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The Structure of the Mary Sue

When I explained a Mary Sue to my daughter the other day, my explanation got me thinking. I said that a Mary Sue was a character that short-circuited the story. On thinking about it further, I looked at what other people said about Mary Sues, only to discover a fascination with the character type and not at any concern with structure.

So, let's talk story structure. In this theory, the Mary Sue isn't the cause of a story's problem, but the symptom. In a "proper" Mary Sue story, you have a number of structural similarities:

The story is structured as a power fantasy.
The story arcs lack a meaningful middle.
The story is written to entertain the writer.
The story revolves around the lead character despite the narrative.
The lead character is a personification of the writer.

Much of the arguing about a Mary Sue traces its roots to the basic structure above. Eliminate any of them, and you get something Mary Sue-ish with out actually being a Mary Sue.

The points follow.

The Story Is Structured as a Power Fantasy. By itself, there's nothing wrong with a power fantasy. The entire male-oriented fantasy genre is predicated on this very notion. Power fantasies are part of growing, and part of living in a world where you aren't powerful. By itself, this does not make the Mary Sue bad. Change the story structure, and you can wind up with a Mary Sue that works as a character despite having Mary Sue traits. For example, in comedies, there is often an episode where a perfect person shows up, prodding the lead characters into jelousy. As the comedy is also written to entertain the reader, this usually winds up successful.

The Story Arcs Lacks a Meaningful Middle. This, by itself, damns the Mary Sue story. This is what people mean when a Mary Sue comes along, instantly solving all the problems. Proper plot arcs have a beginning, middle, and end. If you take out the middle, the arc feels empty. The middle part is the meat of the story. The beginning acts to introduce the story, while the end exists to wrap up the story. None of the story means anything if the middle isn't there.

The Story Is Written to Entertain the Writer. This part is actually bad writing. This is a damning aspect of the Mary Sue story. The tales themselves just aren't interesting because the writer does not bring the reader along with them. The writer leaves the reader behind, which is among the surest ways to get a story labeled as bad writing. Entertaining a reader, someone else who doesn't know you or care about, is a distinctly different skill, requiring an entirely different approach to storytelling.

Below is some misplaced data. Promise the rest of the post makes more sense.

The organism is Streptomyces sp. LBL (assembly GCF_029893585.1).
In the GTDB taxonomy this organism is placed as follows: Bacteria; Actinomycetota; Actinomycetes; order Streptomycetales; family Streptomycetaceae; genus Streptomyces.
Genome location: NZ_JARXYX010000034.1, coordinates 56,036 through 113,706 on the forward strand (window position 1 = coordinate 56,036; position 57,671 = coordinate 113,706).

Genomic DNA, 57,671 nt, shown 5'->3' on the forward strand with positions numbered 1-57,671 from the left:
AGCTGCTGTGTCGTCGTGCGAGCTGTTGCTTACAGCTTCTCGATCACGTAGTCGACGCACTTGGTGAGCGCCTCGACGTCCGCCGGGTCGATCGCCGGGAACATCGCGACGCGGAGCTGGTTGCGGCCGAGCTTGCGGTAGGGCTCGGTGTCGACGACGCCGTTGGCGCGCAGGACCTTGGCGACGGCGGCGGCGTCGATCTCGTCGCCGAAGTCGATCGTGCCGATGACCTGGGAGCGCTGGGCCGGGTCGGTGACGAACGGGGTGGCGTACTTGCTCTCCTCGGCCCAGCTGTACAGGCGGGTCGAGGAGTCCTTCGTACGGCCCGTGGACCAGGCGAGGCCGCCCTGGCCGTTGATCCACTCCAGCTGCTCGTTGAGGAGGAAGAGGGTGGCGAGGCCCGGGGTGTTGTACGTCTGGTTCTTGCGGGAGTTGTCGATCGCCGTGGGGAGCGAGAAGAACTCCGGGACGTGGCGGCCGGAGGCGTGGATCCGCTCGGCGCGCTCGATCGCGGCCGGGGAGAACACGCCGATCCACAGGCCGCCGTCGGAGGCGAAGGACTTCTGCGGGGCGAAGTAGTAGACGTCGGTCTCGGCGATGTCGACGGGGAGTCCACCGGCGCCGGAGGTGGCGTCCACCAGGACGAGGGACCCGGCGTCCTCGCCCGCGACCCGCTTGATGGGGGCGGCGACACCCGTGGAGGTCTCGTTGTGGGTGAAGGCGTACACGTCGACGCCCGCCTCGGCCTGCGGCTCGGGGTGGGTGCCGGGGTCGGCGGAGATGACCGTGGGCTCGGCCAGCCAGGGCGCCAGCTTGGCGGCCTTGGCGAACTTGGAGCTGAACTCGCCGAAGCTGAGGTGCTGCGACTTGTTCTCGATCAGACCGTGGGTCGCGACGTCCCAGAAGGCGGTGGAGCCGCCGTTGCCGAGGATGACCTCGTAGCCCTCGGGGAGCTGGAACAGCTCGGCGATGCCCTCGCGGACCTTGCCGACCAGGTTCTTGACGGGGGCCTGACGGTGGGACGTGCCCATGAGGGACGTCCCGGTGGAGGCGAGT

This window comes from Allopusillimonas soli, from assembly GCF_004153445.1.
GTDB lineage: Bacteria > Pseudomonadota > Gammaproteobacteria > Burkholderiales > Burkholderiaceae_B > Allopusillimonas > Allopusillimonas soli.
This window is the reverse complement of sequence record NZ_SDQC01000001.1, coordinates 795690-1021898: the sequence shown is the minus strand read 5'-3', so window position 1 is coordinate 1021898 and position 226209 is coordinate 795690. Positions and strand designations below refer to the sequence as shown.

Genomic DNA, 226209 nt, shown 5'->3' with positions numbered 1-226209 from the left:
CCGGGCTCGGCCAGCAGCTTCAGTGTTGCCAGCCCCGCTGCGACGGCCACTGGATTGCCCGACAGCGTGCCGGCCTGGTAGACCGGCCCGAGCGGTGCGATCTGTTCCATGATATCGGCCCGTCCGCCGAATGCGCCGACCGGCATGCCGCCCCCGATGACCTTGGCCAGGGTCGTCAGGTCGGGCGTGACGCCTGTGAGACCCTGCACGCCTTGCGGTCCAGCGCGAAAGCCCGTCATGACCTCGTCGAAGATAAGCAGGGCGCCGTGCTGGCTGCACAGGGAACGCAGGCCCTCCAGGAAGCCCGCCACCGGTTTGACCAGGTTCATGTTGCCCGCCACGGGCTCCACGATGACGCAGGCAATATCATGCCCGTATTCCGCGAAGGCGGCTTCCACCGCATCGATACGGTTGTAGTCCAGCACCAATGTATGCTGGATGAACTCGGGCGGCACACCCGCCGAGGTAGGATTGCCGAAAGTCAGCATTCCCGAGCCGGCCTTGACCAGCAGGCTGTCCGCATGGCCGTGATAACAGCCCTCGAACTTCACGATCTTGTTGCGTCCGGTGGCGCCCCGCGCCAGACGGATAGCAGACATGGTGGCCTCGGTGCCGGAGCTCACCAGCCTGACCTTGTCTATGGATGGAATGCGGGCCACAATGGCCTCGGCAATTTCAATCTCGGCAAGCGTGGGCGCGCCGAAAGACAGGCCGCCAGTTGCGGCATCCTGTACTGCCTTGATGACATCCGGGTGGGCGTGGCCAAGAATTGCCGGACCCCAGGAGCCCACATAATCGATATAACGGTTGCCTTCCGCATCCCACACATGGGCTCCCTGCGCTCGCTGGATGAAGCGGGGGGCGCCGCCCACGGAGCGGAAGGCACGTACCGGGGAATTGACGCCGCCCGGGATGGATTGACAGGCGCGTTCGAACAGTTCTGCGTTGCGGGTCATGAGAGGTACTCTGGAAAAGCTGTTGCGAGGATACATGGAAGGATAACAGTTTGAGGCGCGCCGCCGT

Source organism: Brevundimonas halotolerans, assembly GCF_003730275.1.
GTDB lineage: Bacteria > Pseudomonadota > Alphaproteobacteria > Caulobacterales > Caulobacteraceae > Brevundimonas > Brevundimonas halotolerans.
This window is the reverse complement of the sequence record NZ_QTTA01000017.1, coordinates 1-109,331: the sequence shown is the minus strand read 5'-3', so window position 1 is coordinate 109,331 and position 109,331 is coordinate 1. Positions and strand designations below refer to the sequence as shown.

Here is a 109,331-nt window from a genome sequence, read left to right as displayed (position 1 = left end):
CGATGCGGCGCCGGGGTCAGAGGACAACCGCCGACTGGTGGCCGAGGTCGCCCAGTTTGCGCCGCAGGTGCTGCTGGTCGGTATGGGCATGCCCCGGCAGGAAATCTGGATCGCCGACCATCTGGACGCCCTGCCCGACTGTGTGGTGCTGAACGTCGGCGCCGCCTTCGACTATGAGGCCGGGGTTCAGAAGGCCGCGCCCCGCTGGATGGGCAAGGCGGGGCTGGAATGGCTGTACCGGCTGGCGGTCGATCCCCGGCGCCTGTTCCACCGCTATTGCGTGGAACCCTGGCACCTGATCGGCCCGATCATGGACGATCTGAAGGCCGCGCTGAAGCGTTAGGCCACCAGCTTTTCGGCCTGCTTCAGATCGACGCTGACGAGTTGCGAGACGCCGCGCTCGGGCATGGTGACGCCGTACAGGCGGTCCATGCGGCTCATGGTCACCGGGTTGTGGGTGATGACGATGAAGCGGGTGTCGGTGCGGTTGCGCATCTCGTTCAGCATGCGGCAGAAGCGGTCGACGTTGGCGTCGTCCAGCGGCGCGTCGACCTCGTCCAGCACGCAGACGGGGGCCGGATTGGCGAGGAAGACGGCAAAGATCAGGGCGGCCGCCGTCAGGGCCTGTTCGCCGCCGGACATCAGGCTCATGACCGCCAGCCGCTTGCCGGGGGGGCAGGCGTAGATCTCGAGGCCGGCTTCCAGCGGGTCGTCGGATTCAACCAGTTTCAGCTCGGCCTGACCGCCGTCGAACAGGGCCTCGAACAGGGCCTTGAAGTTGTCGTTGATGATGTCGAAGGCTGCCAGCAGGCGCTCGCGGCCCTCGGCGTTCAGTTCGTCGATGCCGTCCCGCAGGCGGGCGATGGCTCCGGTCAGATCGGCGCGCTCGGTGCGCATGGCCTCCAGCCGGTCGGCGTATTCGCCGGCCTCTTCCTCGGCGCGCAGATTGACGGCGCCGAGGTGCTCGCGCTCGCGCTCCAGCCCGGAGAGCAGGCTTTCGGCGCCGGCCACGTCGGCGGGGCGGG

The Story Revolves Around the Lead Character Despite the Narrative. That may sound odd, as the story usually revolves around the main character, yet this is the case. While not as apparent in original fiction, in fan fiction, where an existing set of characters have an existing set of relationships and existing levels of importance, altering the central character can change the balance of power. Even in existing fiction, the character has a central role connected to nothing. In its way, this central role is the epitome of privileged. Everything revolves around the lead character because that's the lead character's privilege. The universe really is built around the lead. Compare this to the basic story structure of man vs. environment, where the worlds is at odds with your lead character, and you can see that an important element of the story simply doesn't exist.

The Lead Character Is a Personification of the Writer. This bit has been written about extensively. Yet, this element isn't necessarily bad. How many peudo-memoirs contain personifications of the authors? Pretty much all of them. The mere personification of the author doesn't make a story bad. What makes the personification bad is that the reader can't connect with the character at all.

Am I right in these observations? Do I get to stand up and say, "HA!" and wave my flag of rightousness. That I could be so brilliant. But I do think that I'm on the right track. By focusing on the story rather than on the particular behaviors of any character, we no longer need subcategories or variations. Ideally, this idea takes us from sympton based analysis to evidence based analysis.

Now that we have a structure, we have a question: why this structure? What unites all these people writing all these stories?

Childhood

I contend that the basis of the Mary Sue story is play behavior. If you aren't familiar with children, you won't realize just how competative play behavior is. This stuff is pure playground level PVP, especially among girls. If you hear how kids play let's pretend, you will see most of these structural elements in play. "Sabrina gets a new magic power, solves you problem, and now you can come to my dance party."

As kids get older, such play slowly goes extinct, but not for everyone at the same rate. In order to tell an adult style story, new skills must be developed as the old skills fade. But, juding by how self-centered many adults are, I'm not sure that anybody grows out of that competative storytelling at all.